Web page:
David Farkas
I think the relationships outlined here are a great start for comparing design to other fields to get understanding from the outside world. As far as some of the questions that fall out from the comparison, I think there are distinct comparisons on a high level. - Project managers and producers for roles in film making, - Movie productions and software projects relate to scale, time, and money so an example would be a short term charity website compared to a low budget independent film. From my past experience in film, I think we can also draw lessons from the parallels between editing processes and design processes. Design has seen a drastic change from a linear process to the iterative method and this can be compared on many levels to the non-linear editing techniques provided by digital editing software.
Rod Davenport
I find this comparison compelling. I read a good book dealing with this theme and software development a few years ago - http://bit.ly/KBtr7
Francis Beaudet
When I try to explain this to my coworkers, I actually tend to use the TV Series metaphor, not the movie. You basically have the same steps but you have releases every week. You have writers making sure that the main arc of the storyline gets followed. Even if it strays for one episode or two. It sticks better to the more "agile" way of dealing with software. Especially since many software people view the movie analogy as waterfall and they hate waterfall.
Dave Cronin
@Francis, I love the TV variation, especially in light of the fact that in the post-Sopranos era, television has now become more associated with quality and depth.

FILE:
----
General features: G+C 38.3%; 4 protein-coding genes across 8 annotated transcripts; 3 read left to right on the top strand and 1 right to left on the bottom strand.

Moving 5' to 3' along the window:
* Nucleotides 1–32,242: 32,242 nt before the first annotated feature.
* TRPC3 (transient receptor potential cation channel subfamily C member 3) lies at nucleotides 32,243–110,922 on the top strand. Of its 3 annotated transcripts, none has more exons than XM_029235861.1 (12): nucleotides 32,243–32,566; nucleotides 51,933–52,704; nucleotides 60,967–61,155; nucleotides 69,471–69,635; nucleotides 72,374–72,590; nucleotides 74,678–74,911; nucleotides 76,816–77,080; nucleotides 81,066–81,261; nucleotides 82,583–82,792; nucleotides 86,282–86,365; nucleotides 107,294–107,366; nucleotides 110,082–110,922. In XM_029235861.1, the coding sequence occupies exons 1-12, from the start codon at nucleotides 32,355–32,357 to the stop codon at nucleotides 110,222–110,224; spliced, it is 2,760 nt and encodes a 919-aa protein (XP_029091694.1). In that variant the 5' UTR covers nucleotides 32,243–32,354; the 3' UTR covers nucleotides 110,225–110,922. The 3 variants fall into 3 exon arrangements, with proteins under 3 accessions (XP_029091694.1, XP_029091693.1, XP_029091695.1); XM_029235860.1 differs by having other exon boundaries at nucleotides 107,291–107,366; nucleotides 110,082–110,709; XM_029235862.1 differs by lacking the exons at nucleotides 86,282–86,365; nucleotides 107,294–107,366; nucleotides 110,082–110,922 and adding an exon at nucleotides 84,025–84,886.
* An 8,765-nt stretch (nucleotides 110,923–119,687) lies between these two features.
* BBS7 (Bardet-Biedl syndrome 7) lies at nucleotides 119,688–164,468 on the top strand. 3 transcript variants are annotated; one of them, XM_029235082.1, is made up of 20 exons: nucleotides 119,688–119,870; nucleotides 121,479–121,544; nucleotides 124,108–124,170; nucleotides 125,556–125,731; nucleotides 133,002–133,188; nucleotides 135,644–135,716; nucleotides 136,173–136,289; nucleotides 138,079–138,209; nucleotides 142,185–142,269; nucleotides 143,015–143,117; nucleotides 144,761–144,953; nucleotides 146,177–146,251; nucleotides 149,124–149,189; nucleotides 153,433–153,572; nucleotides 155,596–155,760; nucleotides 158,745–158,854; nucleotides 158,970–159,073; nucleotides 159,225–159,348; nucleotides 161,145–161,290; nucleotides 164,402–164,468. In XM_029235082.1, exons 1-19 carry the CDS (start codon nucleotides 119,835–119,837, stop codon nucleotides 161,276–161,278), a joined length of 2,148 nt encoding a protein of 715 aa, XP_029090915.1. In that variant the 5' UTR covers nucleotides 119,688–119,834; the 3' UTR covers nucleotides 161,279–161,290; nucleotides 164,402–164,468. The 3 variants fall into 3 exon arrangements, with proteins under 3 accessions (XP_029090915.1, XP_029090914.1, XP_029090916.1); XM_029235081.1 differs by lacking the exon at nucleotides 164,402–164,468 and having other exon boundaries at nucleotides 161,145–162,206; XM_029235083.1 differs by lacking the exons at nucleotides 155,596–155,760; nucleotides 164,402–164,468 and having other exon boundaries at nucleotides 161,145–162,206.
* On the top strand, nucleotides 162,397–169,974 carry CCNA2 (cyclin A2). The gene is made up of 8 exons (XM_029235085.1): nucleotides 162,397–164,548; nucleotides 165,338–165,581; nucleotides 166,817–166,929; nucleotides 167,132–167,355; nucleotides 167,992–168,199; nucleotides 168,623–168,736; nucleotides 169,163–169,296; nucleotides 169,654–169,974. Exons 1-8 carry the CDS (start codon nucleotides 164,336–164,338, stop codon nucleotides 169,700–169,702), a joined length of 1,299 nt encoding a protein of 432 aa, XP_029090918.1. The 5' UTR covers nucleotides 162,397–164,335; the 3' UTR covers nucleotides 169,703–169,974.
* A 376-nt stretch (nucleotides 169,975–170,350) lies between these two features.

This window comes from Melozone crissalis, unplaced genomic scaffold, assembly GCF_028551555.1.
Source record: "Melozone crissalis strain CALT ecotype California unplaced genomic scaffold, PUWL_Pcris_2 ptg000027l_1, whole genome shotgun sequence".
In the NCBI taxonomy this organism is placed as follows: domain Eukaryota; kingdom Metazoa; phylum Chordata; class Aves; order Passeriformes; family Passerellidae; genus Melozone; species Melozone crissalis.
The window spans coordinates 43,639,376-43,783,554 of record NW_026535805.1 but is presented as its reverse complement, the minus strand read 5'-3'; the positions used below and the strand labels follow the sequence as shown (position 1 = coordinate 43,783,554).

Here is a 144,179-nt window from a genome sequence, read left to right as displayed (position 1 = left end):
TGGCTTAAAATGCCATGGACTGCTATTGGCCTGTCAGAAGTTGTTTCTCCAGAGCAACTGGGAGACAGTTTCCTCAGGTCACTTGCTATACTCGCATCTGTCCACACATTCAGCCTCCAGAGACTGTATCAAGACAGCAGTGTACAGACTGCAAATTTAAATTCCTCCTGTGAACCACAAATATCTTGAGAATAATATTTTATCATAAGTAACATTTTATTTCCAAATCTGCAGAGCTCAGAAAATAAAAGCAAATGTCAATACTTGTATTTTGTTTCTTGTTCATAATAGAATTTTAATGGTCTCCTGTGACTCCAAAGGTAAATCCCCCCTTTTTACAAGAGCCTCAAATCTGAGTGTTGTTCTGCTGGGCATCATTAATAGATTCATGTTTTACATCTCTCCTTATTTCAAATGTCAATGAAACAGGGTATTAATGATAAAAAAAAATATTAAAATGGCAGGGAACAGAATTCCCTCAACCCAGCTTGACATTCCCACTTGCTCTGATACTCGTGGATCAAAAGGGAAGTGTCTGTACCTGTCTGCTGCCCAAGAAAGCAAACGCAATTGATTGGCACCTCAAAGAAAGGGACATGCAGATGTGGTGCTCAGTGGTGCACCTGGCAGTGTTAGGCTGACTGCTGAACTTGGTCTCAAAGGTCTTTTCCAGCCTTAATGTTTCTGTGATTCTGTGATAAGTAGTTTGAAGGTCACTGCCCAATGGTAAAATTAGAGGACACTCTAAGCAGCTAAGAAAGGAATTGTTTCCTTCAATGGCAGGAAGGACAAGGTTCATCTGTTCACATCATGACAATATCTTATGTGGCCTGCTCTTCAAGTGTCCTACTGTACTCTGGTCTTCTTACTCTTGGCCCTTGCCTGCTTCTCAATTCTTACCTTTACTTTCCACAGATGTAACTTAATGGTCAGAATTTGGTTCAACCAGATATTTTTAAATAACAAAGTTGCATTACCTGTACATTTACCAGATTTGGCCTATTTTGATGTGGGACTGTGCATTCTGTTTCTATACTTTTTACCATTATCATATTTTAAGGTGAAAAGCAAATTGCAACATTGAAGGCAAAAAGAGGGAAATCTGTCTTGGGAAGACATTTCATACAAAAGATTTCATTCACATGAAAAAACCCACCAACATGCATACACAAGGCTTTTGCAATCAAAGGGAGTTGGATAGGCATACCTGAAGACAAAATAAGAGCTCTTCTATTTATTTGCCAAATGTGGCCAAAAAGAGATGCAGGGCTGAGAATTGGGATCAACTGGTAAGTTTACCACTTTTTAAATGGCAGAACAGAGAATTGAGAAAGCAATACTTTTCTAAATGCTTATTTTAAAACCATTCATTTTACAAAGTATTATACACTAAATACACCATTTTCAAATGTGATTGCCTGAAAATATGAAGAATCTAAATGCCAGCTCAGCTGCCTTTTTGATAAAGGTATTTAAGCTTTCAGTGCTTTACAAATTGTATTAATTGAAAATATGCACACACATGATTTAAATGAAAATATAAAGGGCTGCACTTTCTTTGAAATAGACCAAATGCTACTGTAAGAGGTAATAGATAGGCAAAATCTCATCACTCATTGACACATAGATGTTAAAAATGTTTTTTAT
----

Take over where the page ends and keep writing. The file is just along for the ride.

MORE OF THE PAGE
David Takahashi
Another is parallel is the use of the question: "Good, fast or cheap...pick two"!
Dorian Taylor
I'm quite certain Mr. Cooper himself made the comparison between the respective productions of software and film in Inmates. Having some exposure to film I concur; I find software acquisition to resemble film production probably more than anything else, despite that it gets routinely coerced into a construction metaphor. A friend of mine recently mused, in fact, that the software discipline now is much like the filmmaking discipline before Eisenstein, and then went on to explain that before him, filmmakers would essentially point a camera at a theatre set and roll film. One of the most compelling things I think the software discipline ought to borrow from the filmmaking discipline is the concept of the line, referring to a horizontal line scrawled across a ledger once upon a time. Work above the line is conceptual (screenwriting, production design), work below is implementation (sets, props, filming). The former is unpredictable but the latter is almost always more expensive.